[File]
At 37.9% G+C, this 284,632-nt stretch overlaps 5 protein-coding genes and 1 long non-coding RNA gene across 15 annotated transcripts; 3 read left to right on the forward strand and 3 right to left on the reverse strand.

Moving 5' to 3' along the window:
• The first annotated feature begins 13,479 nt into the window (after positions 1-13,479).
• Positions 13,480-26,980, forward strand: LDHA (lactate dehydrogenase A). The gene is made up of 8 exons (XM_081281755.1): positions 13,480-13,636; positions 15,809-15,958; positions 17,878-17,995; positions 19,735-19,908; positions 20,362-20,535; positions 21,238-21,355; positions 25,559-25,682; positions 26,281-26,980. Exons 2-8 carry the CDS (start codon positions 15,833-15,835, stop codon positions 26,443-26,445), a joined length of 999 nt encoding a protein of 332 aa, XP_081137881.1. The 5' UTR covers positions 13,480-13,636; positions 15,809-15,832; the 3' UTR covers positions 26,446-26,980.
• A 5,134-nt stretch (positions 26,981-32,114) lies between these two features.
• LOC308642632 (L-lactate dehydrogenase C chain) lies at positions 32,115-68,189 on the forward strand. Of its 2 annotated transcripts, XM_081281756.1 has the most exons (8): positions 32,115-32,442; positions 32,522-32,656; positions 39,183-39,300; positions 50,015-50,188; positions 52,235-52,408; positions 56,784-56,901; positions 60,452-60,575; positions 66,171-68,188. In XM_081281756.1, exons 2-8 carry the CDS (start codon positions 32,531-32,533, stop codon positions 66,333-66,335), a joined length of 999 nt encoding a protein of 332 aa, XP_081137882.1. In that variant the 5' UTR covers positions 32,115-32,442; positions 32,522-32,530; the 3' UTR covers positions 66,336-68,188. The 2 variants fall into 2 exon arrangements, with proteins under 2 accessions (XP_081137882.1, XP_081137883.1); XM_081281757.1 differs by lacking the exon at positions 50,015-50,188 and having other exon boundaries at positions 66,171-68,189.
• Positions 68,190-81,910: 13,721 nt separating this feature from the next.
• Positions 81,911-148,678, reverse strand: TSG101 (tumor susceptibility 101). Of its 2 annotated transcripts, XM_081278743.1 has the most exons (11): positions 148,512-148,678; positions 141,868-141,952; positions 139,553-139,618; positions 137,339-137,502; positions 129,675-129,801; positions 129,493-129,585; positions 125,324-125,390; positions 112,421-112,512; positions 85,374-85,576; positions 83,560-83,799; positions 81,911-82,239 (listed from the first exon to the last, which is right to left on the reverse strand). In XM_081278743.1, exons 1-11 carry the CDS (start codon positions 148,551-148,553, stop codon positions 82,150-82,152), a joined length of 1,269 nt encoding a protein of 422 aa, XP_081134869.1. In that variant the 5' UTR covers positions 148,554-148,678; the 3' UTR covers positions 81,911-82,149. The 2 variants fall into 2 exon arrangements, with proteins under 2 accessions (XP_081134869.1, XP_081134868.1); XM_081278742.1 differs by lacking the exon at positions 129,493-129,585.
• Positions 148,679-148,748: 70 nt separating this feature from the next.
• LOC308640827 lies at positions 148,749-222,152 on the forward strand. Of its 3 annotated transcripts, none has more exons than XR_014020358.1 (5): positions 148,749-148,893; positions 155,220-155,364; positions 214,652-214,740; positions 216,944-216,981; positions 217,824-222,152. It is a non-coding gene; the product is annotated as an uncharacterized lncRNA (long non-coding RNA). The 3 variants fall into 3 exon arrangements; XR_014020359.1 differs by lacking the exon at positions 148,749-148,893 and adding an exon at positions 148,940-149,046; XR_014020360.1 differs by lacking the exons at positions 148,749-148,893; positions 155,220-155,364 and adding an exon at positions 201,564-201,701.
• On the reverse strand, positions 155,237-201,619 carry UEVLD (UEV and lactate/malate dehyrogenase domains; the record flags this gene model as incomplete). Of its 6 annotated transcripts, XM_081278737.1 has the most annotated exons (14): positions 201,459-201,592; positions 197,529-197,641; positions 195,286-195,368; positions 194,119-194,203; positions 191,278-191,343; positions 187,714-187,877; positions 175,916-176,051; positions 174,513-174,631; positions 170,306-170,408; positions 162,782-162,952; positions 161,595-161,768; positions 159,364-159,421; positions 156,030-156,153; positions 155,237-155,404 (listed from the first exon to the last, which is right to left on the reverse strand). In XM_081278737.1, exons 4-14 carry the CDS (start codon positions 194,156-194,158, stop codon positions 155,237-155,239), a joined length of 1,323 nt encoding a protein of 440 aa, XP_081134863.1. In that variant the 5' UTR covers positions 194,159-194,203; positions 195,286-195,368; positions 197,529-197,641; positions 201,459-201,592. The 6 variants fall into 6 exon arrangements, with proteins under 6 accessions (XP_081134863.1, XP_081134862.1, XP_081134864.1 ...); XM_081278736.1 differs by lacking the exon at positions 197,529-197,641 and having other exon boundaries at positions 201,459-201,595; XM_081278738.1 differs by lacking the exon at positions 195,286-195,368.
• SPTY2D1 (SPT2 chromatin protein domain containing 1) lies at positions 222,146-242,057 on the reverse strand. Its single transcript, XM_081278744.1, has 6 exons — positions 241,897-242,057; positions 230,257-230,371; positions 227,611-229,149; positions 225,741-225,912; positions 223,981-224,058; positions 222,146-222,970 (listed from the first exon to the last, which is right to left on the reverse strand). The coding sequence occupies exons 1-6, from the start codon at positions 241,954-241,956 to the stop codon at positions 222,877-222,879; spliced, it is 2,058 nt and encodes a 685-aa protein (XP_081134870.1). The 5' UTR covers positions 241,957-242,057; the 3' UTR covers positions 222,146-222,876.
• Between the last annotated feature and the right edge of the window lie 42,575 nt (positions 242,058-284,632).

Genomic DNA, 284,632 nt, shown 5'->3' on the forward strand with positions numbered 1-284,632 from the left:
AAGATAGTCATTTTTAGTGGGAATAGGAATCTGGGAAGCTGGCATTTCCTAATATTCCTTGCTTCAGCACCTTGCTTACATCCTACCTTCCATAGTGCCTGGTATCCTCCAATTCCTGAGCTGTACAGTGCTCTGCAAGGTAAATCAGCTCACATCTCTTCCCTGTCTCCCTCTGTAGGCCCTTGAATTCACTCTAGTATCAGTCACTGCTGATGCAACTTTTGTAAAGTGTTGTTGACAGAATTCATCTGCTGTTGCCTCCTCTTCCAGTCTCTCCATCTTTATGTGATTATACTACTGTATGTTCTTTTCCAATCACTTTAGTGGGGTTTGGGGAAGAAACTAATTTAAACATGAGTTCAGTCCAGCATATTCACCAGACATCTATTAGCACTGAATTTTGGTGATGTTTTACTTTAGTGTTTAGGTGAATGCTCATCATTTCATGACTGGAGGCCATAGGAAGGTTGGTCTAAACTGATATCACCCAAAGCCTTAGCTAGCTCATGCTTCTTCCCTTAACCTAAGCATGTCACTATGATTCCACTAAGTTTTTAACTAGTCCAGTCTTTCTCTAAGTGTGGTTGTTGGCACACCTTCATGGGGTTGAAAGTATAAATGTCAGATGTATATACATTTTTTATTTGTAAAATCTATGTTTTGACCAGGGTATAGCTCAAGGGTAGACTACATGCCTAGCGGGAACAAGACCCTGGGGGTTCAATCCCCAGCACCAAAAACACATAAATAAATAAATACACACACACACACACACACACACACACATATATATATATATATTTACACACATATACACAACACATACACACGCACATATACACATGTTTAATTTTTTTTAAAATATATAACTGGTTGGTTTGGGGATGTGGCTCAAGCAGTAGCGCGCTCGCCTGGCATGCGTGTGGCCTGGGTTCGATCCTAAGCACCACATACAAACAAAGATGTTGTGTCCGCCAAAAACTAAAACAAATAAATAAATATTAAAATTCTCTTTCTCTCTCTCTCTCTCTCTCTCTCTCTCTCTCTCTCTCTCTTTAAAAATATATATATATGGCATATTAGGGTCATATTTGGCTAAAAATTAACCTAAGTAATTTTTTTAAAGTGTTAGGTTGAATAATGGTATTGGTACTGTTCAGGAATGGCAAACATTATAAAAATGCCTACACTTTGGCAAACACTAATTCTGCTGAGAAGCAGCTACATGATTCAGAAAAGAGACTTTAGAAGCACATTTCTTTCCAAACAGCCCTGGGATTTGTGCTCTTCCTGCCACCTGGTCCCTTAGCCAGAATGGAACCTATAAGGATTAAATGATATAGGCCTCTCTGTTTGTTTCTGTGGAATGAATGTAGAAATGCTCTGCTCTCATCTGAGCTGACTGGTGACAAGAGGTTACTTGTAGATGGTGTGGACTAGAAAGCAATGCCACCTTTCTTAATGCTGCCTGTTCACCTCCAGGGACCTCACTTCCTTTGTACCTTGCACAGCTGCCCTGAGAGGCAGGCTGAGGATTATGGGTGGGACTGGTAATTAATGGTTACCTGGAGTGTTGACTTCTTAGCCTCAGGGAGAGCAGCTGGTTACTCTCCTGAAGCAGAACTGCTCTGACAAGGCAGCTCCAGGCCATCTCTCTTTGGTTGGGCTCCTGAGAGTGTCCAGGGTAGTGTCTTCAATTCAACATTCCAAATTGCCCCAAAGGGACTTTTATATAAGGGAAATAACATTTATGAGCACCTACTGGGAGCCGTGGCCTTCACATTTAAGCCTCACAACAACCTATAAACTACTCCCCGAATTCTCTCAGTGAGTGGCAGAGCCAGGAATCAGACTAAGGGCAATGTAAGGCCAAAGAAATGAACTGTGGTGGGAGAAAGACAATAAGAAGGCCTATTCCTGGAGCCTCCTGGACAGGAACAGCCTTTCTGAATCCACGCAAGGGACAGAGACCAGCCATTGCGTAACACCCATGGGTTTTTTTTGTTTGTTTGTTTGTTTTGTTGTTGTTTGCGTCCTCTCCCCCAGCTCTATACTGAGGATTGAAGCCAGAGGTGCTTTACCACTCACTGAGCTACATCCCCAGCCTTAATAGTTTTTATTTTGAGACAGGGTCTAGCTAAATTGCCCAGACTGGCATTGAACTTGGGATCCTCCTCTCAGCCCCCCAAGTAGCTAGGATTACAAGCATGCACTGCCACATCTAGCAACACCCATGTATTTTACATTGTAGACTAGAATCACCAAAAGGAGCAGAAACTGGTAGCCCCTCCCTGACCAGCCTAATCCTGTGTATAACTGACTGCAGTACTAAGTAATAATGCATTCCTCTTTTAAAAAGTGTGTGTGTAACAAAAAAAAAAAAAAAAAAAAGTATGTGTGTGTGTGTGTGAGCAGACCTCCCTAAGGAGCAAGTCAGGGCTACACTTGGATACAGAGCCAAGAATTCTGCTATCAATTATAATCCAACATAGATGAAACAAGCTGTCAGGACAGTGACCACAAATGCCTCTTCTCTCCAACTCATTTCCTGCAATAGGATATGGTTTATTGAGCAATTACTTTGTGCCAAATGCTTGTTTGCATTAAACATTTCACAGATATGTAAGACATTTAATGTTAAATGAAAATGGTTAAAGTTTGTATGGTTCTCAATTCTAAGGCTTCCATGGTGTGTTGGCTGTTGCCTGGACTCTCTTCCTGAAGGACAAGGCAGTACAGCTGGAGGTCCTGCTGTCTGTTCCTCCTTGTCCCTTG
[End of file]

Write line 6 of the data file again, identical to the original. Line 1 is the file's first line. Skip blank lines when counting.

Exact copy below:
• LOC308642632 (L-lactate dehydrogenase C chain) lies at positions 32,115-68,189 on the forward strand. Of its 2 annotated transcripts, XM_081281756.1 has the most exons (8): positions 32,115-32,442; positions 32,522-32,656; positions 39,183-39,300; positions 50,015-50,188; positions 52,235-52,408; positions 56,784-56,901; positions 60,452-60,575; positions 66,171-68,188. In XM_081281756.1, exons 2-8 carry the CDS (start codon positions 32,531-32,533, stop codon positions 66,333-66,335), a joined length of 999 nt encoding a protein of 332 aa, XP_081137882.1. In that variant the 5' UTR covers positions 32,115-32,442; positions 32,522-32,530; the 3' UTR covers positions 66,336-68,188. The 2 variants fall into 2 exon arrangements, with proteins under 2 accessions (XP_081137882.1, XP_081137883.1); XM_081281757.1 differs by lacking the exon at positions 50,015-50,188 and having other exon boundaries at positions 66,171-68,189.